Motorists who encountered unexpected roadblocks, such as Tuesday's pipeline explosion, probably did not know about them ahead of time.
The WV 511 system allows them to find out about those situations, before they head out on the road.
"This system is going to allow travelers to plan for road closures, accidents, storm events, any reason to believe there would be traffic delays on their trip," says Paul Mattox, West Virginia Transportation Secretary. "We also have a function for smart phones. They're voice-activated, if you're in your car, you can actually get this information through your smart phone."
Even landline phone users can get through to the system by dialing 511. and a new website, wv511.org, allows users to check out an interactive map for locations of traffic incident, construction and weather delays.
It includes views of traffic cameras on state highways, and messages on electronic highway signs.
"I think having that knowledge out there, and getting it to the public, is very important," says Governor Earl Ray Tomblin. "Because we have hundreds of thousands of cars each day traveling on our highways in West Virginia. To be able to get the information out is very important to the traveling public."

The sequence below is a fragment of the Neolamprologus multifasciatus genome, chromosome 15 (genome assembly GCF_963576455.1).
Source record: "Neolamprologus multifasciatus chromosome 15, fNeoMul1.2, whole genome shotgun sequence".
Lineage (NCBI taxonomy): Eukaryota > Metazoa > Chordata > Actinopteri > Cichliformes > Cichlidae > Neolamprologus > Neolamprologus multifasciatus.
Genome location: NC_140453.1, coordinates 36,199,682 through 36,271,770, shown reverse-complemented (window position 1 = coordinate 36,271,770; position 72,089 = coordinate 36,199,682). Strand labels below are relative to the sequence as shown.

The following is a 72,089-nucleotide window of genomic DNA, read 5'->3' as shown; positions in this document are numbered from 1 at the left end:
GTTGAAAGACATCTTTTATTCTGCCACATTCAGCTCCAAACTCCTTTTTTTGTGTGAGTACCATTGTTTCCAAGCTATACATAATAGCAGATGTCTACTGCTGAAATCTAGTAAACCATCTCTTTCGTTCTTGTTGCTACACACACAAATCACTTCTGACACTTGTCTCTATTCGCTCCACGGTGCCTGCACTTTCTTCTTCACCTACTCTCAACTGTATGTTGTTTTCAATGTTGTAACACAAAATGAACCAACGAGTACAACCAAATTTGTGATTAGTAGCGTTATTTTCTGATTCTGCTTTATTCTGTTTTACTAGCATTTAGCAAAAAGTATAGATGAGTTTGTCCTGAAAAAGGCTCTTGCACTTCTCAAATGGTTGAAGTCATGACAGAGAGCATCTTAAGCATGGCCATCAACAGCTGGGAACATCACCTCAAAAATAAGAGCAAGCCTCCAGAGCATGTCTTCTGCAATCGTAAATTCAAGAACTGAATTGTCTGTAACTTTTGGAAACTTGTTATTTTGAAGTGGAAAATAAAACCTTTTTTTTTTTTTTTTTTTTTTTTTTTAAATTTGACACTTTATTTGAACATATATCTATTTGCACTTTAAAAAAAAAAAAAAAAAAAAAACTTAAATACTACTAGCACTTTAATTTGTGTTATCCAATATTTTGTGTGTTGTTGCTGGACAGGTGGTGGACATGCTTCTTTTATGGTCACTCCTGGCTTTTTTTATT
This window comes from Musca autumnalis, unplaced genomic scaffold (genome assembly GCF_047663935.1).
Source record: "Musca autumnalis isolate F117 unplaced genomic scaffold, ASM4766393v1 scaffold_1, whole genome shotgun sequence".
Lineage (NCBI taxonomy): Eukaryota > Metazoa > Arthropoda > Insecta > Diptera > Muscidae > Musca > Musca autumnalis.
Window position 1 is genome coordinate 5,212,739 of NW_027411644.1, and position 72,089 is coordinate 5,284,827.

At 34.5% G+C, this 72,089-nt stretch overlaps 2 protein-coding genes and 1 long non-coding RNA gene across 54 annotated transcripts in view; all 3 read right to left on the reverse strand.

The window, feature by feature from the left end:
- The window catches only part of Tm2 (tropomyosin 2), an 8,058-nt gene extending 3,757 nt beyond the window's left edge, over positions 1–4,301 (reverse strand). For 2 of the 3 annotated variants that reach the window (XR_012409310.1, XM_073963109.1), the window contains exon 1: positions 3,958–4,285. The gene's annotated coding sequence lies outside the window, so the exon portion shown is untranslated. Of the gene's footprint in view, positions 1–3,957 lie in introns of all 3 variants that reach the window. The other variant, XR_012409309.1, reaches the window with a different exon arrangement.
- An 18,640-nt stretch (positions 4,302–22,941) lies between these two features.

The Division of Highways adds that wv 511 provides information on amber and silver alerts.
A link to the 511 site is available by clicking the "Hot Button" on our home page.
Viewers with disabilities can get assistance accessing this station's FCC Public Inspection File by contacting the station with the information listed below. Questions or concerns relating to the accessibility of the FCC's online public file system should be directed to the FCC at 888-225-5322, 888-835-5322 (TTY), or firstname.lastname@example.org.